In the wake of Autism Awareness Month, Sesame Street is introducing the entire family of Julia, who is the first ever muppet with autism to join the show.
Julia has been a part of the Sesame Street gang since 2017 and now the rest of the family is coming on board as well.
We are thrilled to continue expanding our See Amazing initiative this month with the introduction of Julia’s family for the first time in Muppet form! Julia’s parents, big brother & dog appear in new videos online: https://t.co/oTnmv3U13D #SeeAmazing pic.twitter.com/6T3JGa8Quy — Sesame Street (@sesamestreet) April 1, 2019
New Cast Of Characters On 'Sesame Street'
The new characters include Julia's entire family: her father who plays the saxophone, her mother who is an art teacher, her older brother Sam, and her pet dog, Rose.
"Children with autism often face unique challenges, as do their parents and siblings," Sherrie Westin, president of global impact and philanthropy at Sesame Workshop, says in a statement to Good Morning America. "But every family faces challenges of some sort, which is why we are focusing on what all families have in common. In a family, everyone has different roles, challenges, and strengths, and everyone can learn from one another."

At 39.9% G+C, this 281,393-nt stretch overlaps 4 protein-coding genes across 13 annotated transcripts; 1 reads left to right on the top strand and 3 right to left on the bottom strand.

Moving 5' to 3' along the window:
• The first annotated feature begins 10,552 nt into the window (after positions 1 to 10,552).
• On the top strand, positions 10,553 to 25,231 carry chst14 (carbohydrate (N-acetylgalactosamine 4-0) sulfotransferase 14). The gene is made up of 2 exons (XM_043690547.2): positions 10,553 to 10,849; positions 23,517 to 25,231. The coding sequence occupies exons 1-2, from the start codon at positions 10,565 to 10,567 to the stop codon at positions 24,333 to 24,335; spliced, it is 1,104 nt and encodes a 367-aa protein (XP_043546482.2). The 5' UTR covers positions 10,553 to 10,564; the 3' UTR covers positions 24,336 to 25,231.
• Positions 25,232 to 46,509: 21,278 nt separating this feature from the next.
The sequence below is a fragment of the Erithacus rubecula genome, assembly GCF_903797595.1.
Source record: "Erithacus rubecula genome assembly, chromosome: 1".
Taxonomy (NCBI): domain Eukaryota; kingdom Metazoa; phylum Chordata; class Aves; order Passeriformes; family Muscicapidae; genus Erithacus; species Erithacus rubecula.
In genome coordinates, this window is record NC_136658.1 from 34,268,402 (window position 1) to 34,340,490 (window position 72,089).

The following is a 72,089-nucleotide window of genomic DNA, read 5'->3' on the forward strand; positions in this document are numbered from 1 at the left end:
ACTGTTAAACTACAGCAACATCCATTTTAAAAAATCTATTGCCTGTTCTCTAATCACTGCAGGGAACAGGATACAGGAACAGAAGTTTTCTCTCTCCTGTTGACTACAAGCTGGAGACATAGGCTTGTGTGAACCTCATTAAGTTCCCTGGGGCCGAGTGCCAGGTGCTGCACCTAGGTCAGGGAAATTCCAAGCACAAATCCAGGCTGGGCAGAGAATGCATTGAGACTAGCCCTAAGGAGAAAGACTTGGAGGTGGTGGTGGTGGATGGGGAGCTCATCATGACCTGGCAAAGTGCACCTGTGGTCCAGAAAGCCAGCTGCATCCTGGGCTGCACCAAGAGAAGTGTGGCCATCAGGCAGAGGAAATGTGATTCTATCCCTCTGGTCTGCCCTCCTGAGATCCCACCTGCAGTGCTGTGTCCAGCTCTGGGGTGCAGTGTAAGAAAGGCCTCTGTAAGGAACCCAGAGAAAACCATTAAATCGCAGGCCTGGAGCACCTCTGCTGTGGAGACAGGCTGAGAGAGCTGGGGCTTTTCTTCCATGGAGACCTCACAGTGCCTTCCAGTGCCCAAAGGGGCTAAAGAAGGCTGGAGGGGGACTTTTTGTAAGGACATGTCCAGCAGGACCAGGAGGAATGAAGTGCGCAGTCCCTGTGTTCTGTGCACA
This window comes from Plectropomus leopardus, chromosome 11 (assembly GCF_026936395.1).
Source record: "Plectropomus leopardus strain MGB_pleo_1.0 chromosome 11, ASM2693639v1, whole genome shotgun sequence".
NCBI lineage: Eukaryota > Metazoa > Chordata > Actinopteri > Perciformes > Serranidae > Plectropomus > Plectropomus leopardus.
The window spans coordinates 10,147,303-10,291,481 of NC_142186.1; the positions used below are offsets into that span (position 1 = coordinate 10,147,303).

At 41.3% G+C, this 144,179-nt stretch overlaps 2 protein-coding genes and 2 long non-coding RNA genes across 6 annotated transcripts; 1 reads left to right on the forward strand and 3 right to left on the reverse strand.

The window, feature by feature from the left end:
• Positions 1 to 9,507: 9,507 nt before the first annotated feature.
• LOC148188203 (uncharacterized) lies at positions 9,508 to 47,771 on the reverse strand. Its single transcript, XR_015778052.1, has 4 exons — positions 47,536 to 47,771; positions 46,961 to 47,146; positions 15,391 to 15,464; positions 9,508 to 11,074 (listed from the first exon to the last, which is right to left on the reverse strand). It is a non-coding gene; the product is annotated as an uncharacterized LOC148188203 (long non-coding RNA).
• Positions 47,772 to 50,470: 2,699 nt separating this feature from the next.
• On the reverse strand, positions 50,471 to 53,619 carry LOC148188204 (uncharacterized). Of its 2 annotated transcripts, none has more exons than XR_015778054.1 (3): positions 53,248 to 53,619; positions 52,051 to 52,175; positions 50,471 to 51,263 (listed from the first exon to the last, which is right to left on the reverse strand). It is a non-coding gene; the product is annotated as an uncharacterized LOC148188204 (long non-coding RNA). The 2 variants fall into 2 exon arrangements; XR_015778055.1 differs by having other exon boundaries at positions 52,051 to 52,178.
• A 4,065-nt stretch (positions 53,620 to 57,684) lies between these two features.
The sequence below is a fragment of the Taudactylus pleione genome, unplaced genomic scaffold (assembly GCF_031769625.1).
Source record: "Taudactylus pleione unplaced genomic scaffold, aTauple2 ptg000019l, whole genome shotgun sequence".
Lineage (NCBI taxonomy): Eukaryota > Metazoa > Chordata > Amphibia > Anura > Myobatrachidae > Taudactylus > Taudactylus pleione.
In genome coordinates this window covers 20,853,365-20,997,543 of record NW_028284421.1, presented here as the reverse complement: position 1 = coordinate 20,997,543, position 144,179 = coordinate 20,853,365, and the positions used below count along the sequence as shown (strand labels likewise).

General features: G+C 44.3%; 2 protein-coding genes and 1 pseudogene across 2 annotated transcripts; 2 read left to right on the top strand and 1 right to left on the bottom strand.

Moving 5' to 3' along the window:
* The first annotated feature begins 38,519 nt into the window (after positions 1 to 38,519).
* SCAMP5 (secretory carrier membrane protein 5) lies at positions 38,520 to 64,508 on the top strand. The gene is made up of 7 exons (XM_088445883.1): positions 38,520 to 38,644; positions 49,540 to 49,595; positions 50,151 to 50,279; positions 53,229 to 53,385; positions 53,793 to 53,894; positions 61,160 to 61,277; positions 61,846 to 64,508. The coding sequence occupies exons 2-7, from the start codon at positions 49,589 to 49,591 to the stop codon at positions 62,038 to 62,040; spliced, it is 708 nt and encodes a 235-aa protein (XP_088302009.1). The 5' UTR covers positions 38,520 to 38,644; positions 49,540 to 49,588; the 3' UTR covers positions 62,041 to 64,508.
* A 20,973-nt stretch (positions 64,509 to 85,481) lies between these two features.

Of course, the other Sesame Street characters are embracing their new friends.
"Julia has autism. And that makes Julia different," Elmo tells GMA. "But it's really cool that everybody's a little bit different but same, too."
The fan-favorite muppet adds that he has a lot of things in common with Julia and they enjoy spending time together.
In Honor Of Autism Awareness Month
Jeanette Betancourt, who is the senior vice president for U.S. Social Impact at Sesame Workshop, explains that the team hopes getting to know Julia and her family can help families who live with autism.
Sesame Workshop, the non-profit organization associated with the show, also released new resources on their website related to autism and bullying. The organization joined forces with Autism Speaks and the Ad Council for a public awareness campaign encouraging awareness of early signs of autism and early intervention.
According to CDC, about one in 59 children has been identified with autism spectrum disorder.
While there is no cure for ASD, certain treatments can help patients with ASD function better and manage their symptoms such as high energy levels, depression, inability to focus, and even seizures. From medication to behavioral therapy to alternative medicine, there are a number of options for those who are diagnosed with this condition.
Early intervention is important, since it has been shown to improve a child's development immensely.